Grid gets first jolt of residential solar power
Updated: 2012-12-27 00:01
By Xie Chuanjiao in Qingdao, Shandong (China Daily)
A residential photovoltaic system has been connected to China's State electrical grid for the first time.
That accomplishment occurred in Qingdao, Shandong province, giving evidence of the country's desire to promote the use of solar power.
"From Dec 22, when it was connected to the grid, to Dec 25, the system generated 17.08 kilowatt-hours," said Xu Pengfei, owner of the system. "This will be enough for our household electricity needs and the surplus can be sold to the State Grid."
Local authorities said this is the first project to take advantage of a service that the State Grid Corp of China, which transmits and distributes power in the country, introduced to allow small producers of photovoltaic solar power to connect to the national grid from the start of November.
Xu, who works at a solar-power company, learned of that offer shortly after it was made and submitted an application to set up a residential system to State Grid's Qingdao branch on Nov 9.
"I am an insider in the industry and am very interested in the actual results of the system," Xu said on Wednesday.
Xu's home is on the seventh floor of an apartment building, a living arrangement that forced him to negotiate with every other resident there before he could install the system on the building's roof.
Xu said he is satisfied with the service.
"I at first bought components for the photovoltaic system and intended to install it by myself," Xu said. "But the State Grid sent two workers to help me for free."
Wu Xinhua, a project manager at Shandong Electric Power Corp, has been following the project from start to finish.
"We spent a lot of time designing the working procedures and trying to perfect it," Wu said. "It took 19 days to complete it."
The system has an installed capacity of 2 kilowatts.
"This system will generate 2,600 kilowatt-hours per year and reduce emissions of carbon dioxide by 2,592 tons (a year)," Xu Pengfei said.
The new policy says the work needed to connect a private photovoltaic system with a capacity below 5 megawatts to the grid will be performed free of charge. It also stipulates that State Grid purchases the surplus electricity generated by such a system.
Wu Xinhua said rooftop photovoltaic systems have become very popular in the United States and Europe. Even so, some believe the systems might be put to better use in factories.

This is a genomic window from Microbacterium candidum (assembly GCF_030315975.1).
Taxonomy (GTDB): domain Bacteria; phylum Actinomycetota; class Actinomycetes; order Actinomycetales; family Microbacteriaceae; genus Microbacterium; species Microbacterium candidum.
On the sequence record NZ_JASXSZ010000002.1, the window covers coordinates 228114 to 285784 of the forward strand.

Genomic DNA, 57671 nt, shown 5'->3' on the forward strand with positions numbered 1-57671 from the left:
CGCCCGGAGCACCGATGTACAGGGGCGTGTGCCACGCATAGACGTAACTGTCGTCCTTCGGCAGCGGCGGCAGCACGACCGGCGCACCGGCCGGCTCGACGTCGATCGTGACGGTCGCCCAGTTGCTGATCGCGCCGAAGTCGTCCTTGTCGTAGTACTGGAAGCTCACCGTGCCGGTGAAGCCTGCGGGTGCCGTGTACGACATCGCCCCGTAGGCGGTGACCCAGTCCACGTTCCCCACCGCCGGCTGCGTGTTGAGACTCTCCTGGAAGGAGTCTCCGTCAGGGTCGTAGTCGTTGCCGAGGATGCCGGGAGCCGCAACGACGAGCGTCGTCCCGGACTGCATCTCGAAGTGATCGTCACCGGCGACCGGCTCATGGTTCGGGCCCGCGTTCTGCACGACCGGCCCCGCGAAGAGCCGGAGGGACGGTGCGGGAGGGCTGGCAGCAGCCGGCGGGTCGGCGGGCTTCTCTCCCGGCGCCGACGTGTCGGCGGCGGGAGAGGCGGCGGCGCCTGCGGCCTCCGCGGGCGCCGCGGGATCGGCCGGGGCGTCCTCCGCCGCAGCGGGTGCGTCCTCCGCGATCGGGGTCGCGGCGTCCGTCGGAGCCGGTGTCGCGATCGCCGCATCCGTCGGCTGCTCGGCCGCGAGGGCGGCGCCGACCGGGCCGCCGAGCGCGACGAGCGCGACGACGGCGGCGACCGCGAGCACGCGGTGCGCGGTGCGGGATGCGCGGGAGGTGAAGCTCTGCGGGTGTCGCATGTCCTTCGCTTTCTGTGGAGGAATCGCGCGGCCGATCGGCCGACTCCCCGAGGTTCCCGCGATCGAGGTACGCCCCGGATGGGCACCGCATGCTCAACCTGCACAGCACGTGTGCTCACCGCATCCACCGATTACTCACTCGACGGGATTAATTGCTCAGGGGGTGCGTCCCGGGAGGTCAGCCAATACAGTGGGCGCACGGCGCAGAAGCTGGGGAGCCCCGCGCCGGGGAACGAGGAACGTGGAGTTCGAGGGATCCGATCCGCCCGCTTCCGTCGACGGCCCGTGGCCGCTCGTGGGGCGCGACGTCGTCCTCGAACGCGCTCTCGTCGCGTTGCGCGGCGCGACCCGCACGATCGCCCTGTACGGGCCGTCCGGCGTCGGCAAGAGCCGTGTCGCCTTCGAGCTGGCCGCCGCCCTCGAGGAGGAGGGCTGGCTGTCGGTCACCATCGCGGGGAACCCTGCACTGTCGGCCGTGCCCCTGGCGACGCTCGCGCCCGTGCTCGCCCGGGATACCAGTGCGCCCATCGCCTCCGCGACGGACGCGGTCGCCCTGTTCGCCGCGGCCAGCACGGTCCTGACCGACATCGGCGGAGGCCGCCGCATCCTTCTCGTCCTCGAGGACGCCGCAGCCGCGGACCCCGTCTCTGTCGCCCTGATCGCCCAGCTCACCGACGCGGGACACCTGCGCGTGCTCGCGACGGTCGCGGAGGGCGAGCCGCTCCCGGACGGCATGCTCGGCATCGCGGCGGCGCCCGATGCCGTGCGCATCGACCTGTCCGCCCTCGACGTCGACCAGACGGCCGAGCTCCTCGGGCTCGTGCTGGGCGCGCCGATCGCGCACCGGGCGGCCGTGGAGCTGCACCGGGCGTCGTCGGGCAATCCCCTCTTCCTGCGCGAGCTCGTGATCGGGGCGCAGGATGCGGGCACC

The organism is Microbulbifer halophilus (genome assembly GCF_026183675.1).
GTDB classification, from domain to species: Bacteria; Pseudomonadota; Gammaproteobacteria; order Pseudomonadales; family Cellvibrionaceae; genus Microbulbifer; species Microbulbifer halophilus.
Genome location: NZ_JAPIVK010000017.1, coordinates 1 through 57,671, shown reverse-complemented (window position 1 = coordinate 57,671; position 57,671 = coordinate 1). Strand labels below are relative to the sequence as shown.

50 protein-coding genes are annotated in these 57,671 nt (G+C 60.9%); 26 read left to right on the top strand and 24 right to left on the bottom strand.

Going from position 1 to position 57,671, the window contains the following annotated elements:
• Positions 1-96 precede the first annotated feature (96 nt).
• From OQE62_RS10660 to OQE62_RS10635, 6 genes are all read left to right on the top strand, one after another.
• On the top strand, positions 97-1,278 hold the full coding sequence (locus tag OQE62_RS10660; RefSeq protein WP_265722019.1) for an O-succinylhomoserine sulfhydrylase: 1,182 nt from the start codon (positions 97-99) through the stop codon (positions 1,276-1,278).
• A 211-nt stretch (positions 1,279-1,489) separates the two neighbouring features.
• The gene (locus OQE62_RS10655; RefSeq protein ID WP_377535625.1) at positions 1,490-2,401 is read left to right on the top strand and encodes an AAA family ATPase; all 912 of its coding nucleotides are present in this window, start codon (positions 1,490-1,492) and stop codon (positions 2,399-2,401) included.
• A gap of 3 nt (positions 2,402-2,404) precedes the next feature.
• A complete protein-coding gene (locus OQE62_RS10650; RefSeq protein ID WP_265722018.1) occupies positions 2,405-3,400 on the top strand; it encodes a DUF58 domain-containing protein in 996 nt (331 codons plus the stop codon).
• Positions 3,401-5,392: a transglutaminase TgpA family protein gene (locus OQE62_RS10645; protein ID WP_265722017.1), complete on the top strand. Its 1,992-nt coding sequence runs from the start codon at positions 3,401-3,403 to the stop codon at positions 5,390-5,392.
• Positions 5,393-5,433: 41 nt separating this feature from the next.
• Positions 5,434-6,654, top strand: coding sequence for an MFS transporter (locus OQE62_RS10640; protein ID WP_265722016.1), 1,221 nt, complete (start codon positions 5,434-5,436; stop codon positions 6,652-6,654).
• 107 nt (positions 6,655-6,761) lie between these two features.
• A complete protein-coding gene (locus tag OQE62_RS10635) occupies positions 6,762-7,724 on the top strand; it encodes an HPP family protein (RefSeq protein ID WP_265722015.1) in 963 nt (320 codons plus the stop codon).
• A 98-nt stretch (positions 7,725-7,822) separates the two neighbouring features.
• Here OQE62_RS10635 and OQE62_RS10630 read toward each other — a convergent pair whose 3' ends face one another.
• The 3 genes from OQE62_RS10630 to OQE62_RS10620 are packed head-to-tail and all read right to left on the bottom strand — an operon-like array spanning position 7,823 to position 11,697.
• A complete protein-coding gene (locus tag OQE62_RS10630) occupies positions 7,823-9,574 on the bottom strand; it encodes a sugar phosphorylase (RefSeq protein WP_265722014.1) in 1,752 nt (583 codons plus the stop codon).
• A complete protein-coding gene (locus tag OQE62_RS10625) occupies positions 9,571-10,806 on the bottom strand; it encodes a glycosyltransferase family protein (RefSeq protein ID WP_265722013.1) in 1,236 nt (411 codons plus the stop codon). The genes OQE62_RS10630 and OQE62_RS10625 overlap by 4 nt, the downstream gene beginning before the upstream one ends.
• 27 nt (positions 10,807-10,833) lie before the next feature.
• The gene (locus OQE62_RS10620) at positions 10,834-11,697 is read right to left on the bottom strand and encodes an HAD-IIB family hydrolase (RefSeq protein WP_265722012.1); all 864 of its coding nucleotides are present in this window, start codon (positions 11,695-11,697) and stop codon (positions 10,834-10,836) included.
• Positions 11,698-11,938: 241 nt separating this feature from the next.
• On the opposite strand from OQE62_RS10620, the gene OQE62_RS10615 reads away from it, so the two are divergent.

"It still requires a huge investment and only has a long-term prospect of providing a return on capital for people who don't have subsidies," he said.
By relying on his professional abilities and private connections, Xu was able to buy the components for his system for about 20,000 yuan ($3,170), a relatively reasonable price.
"It might take other people more than 30,000 yuan to install one of these systems, including labor and other costs," Xu said.
Although the first connection in China between a residential photovoltaic systems and the State Grid took place in Qingdao, such an arrangement might prove more successful in central and western parts of the country, where there are more daylight hours, insiders said.
Many small and medium-sized producers of solar cells have gone bankrupt after seeing a decrease in the number of orders they have received from foreign markets.
To reduce the industry's dependency on exports, the government has begun to promote the use of distributed power generation, or the generation of electricity from many small sources.
About a week ago, Premier Wen Jiabao chaired a State Council executive meeting at which the topics of discussion included the Chinese photovoltaic industry's overcapacity, high dependency on overseas markets and financial difficulties.
Meng Xian'gan, deputy director of the China Renewable Energy Society, called for an expansion of the domestic market.
"Distributed solar-power generation will allow the industry to develop so long as grid connection problems are solved," he said.